• kashrut — or kashruth [käsh ro͞ot′, käsh′ro͞ot΄] n. 1. the dietary regulations of Judaism: see KOSHER 2. the state of being in compliance with such regulations * * * kash·rut also kash·ruth (käshʹrəth, rəs, käsh ro͞otʹ) n. 1. The state of being kosher …   Universalium

  • Kashrut — See Beth Din. Collins dictionary of law. W. J. Stewart. 2001 …   Law dictionary

  • kashrut — (kashruth) m DEFINICIJA v. kašrut …   Hrvatski jezični portal

  • kashrut — or kashruth [käsh ro͞ot′, käsh′ro͞ot΄] n. 1. the dietary regulations of Judaism: see KOSHER 2. the state of being in compliance with such regulations …   English World dictionary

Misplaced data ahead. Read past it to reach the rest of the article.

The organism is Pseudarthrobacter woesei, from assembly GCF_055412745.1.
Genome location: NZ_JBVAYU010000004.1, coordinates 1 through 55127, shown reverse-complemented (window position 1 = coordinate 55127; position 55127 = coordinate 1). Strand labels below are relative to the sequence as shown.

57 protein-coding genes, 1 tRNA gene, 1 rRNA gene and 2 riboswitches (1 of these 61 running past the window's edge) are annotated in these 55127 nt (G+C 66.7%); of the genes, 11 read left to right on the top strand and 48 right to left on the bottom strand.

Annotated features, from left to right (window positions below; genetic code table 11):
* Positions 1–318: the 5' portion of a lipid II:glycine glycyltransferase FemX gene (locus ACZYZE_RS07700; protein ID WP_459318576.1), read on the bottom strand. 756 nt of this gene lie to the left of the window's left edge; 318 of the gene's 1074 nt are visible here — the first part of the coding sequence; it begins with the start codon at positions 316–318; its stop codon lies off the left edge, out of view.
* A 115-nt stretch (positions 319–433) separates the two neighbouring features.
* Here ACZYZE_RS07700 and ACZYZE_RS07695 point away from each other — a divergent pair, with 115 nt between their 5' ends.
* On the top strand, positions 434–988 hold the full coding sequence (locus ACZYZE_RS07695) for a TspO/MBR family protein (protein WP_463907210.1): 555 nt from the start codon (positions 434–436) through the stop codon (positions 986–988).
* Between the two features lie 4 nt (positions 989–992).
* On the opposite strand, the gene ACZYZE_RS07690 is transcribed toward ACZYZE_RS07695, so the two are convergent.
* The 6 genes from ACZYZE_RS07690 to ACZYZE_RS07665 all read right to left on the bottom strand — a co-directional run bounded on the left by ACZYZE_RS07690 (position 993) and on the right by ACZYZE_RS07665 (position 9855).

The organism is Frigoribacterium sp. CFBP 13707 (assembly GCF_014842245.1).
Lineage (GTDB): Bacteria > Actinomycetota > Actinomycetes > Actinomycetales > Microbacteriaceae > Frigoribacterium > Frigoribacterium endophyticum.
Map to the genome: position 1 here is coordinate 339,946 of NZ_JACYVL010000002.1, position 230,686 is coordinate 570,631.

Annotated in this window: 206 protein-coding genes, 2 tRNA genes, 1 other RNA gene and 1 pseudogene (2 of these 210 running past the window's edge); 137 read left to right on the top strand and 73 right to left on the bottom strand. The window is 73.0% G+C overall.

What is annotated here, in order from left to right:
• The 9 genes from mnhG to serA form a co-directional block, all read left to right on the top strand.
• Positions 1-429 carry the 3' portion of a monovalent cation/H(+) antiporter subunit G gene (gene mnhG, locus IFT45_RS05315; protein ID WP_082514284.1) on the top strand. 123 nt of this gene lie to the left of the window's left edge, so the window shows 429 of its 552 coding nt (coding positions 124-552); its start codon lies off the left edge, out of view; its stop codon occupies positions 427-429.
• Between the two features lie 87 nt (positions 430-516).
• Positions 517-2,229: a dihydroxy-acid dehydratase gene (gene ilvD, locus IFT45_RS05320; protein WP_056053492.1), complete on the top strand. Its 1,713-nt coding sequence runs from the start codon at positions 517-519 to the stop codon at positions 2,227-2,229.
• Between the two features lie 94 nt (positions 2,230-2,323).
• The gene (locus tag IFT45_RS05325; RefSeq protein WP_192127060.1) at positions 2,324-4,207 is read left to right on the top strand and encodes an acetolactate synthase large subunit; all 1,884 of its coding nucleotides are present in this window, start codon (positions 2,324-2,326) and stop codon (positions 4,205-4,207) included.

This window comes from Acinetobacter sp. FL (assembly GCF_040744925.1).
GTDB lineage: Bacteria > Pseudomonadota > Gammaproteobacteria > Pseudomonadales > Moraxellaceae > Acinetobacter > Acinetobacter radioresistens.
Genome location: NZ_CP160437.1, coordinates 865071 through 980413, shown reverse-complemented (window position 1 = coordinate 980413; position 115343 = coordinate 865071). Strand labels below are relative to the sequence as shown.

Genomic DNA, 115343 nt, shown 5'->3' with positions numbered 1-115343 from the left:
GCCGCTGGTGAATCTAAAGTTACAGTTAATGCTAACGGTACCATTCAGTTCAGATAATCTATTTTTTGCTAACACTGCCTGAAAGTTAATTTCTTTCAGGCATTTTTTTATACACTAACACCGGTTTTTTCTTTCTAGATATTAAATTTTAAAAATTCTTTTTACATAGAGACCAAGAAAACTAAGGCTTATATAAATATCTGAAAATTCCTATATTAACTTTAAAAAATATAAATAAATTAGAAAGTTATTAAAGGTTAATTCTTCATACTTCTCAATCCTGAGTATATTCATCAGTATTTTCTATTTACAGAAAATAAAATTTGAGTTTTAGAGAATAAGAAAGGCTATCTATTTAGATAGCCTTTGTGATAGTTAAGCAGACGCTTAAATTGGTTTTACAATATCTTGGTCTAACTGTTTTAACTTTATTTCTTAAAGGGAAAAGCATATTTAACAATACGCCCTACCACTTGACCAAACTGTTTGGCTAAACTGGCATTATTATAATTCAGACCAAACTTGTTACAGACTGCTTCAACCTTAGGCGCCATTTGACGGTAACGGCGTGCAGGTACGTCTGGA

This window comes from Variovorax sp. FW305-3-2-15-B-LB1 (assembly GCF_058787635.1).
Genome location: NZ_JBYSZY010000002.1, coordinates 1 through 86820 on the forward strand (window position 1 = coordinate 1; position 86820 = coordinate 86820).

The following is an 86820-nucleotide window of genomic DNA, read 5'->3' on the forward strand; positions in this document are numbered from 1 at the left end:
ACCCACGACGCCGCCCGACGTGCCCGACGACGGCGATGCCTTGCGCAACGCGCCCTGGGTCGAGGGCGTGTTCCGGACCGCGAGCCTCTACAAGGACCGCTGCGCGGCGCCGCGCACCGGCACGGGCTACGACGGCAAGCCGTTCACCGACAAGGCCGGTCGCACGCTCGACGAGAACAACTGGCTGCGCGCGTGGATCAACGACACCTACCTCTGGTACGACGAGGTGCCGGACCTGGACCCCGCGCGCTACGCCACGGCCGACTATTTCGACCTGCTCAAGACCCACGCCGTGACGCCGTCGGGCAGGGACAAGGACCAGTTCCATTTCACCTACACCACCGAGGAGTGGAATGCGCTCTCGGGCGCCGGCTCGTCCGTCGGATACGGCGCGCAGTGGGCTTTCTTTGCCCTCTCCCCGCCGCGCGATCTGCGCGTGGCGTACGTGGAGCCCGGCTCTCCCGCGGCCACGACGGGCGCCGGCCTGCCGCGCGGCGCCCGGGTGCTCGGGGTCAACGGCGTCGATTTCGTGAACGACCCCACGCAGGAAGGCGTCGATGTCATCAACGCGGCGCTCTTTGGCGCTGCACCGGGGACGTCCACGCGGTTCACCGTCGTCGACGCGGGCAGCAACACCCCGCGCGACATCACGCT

• Kashrut — Ein Automat für koschere Gummibärchen im Jüdischen Museum Berlin Die Jüdischen Speisegesetze, (hebr.: כַּשְרוּת, Kaschrut, in aschkenasischer Aussprache Kaschrus), sind Regelungen zur Zubereitung von Speisen, die im Tanach, der Hebräischen Bibel …   Deutsch Wikipedia

  • kashrut — noun see kashruth …   New Collegiate Dictionary

  • kashrut — noun The Jewish dietary laws, stating which foods are fit to eat (kosher) …   Wiktionary

  • kashrut — n. body of Jewish dietary law which determines whether something is clean or fit to eat; adherence to Jewish dietary laws (also kashruth) …   English contemporary dictionary

  • kashrut — [kaʃ ru:t] (also kashruth) noun the body of Jewish religious laws concerning the suitability of food, the use of ritual objects, etc. Origin Heb., lit. legitimacy (in religion) …   English new terms dictionary

  • kashrut — kash·rut …   English syllables